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 Table of Contents  
ORIGINAL ARTICLE
Year : 2013  |  Volume : 106  |  Issue : 3  |  Page : 199-205

Long-term visual performance of AT LISA 909M multifocal toric intraocular lenses


Department of Ophthalmology, Ain Shams University, Cairo, Egypt

Date of Submission15-Mar-2013
Date of Acceptance18-Mar-2013
Date of Web Publication28-Feb-2014

Correspondence Address:
Abdelrahman G Salman
1195, Ain Shams University, Cairo
Egypt
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Source of Support: None, Conflict of Interest: None


DOI: 10.4103/2090-0686.127405

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  Abstract 

Purpose
The aim of the study was to analyze the subjective and objective visual and astigmatic effect of AT LISA 909M multifocal toric intraocular lenses (IOLs) for far and near vision after 1 year of implantation.
Design
This is a prospective nonrandomized interventional case series.
Methods
After cataract surgery with implantation of AT LISA 909M multifocal toric IOLs, the visual, refractive, and corneal topographic outcomes, lens rotation, contrast sensitivity, and patient satisfaction were evaluated over 12 months and analyzed. Refractive astigmatic changes (target-induced astigmatism, surgically induced astigmatism, difference vector, magnitude of error, and flattening effect) were analyzed using the Alpins vectorial method.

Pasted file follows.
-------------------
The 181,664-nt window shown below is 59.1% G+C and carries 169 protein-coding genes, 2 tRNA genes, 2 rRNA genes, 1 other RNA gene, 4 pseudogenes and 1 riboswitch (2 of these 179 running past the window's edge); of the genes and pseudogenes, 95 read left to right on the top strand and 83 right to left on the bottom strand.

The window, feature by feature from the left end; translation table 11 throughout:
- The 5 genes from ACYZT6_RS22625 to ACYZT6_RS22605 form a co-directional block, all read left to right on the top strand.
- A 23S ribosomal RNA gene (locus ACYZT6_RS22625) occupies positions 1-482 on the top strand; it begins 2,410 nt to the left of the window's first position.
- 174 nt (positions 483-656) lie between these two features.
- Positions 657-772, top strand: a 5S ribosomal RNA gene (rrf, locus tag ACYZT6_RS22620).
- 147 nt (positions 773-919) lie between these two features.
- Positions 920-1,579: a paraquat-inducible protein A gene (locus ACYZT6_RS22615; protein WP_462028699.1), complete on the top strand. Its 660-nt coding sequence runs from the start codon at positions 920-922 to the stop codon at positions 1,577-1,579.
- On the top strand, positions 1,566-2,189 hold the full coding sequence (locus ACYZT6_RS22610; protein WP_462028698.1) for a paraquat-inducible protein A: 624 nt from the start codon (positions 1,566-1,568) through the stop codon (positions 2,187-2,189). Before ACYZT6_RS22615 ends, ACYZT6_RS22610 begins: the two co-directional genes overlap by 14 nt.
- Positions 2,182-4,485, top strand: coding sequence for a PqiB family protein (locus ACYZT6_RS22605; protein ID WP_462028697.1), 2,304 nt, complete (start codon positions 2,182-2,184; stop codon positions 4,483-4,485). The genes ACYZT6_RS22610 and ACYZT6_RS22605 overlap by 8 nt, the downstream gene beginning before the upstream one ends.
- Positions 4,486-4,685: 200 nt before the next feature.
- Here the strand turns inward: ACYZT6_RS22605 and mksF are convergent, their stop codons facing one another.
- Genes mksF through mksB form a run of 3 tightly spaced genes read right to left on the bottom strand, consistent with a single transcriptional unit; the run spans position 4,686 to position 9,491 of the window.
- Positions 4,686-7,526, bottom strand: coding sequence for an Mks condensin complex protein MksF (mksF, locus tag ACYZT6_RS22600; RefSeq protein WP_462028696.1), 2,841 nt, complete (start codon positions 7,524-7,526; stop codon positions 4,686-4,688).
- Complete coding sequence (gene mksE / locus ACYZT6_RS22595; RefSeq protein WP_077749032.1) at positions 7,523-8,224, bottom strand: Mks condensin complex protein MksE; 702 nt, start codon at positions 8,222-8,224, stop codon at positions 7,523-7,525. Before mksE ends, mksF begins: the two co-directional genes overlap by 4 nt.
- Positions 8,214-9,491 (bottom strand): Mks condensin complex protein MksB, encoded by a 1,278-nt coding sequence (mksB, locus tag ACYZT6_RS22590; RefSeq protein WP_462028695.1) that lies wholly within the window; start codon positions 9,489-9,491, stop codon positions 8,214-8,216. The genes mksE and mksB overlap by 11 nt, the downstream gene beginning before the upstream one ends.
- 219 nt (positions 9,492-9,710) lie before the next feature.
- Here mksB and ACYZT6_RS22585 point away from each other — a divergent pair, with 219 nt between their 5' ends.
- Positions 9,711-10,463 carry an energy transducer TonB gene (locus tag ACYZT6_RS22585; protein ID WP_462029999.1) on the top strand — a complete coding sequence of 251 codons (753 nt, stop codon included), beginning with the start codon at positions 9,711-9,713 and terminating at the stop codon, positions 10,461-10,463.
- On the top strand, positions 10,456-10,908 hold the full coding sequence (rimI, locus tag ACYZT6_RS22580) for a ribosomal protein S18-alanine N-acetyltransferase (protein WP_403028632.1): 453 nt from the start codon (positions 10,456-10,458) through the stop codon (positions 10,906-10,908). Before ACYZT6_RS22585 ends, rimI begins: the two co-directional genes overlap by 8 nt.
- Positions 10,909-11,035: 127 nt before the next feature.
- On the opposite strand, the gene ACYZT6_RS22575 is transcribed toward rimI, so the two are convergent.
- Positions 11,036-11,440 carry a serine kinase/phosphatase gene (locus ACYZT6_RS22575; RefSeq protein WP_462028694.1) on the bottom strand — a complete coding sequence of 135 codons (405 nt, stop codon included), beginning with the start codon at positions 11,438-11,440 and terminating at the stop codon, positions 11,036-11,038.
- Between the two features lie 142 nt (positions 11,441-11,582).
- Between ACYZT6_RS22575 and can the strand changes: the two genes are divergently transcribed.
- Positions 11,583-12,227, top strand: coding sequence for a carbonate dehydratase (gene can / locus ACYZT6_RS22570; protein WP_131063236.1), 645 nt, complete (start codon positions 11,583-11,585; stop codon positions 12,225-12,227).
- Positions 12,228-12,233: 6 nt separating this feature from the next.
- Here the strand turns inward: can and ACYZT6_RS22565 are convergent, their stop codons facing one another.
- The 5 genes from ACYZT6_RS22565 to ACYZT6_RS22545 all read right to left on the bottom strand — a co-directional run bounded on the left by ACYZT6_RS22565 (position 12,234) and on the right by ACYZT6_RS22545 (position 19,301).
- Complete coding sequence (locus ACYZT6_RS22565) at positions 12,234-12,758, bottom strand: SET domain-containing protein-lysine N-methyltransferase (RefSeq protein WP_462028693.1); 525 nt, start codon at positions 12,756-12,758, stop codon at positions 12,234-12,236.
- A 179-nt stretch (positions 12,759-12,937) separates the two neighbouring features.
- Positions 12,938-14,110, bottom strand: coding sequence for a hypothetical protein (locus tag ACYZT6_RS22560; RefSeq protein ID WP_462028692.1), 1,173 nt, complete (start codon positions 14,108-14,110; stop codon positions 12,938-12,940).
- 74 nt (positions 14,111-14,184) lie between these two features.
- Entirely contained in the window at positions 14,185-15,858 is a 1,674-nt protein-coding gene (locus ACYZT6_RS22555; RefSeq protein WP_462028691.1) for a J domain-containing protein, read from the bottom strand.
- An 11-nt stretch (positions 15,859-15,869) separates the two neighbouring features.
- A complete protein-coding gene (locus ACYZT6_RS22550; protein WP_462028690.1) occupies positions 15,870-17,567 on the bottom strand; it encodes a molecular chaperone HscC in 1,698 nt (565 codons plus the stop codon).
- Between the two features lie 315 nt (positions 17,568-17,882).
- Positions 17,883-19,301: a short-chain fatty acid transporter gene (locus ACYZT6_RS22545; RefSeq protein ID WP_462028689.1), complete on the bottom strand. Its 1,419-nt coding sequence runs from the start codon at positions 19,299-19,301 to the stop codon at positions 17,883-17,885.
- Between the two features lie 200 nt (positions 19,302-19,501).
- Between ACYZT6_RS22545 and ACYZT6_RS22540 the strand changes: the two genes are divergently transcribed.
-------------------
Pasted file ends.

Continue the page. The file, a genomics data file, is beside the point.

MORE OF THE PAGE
Results
The study enrolled 22 eyes (11 patients). Postoperatively, a significant reduction was observed in the refractive cylinder (P < 0.05) with an associated visual improvement in distance (P < 0.001) and near (P < 0.05) vision. Spectacle independency for distance and near vision was achieved in 95 and 90% of patients, respectively. After 1 year, significant stability of the IOL and patient satisfaction were observed for both distance and near vision. The Alpins correction index was +1.02.
Conclusion
The AT LISA 909M multifocal toric IOL resulted in long-term visual improvement in distance and near vision with good predictability in eyes with moderate-to-high corneal astigmatism undergoing cataract surgery.

Keywords: Multifocal, toric intraocular lens, vector analysis


How to cite this article:
Salman AG. Long-term visual performance of AT LISA 909M multifocal toric intraocular lenses. J Egypt Ophthalmol Soc 2013;106:199-205

How to cite this URL:
Salman AG. Long-term visual performance of AT LISA 909M multifocal toric intraocular lenses. J Egypt Ophthalmol Soc [serial online] 2013 [cited 2017 Aug 21];106:199-205. Available from: http://www.jeos.eg.net/text.asp?2013/106/3/199/127405


  Introduction Top


Visually significant astigmatism affects ∼15% of all patients undergoing cataract surgery [1]. Refractive astigmatism is determined by corneal and lenticular components. Cataract surgery removes lenticular astigmatism but may unmask corneal astigmatism. Incisions made for phacoemulsification induce less astigmatism as incision size decreases [2],[3].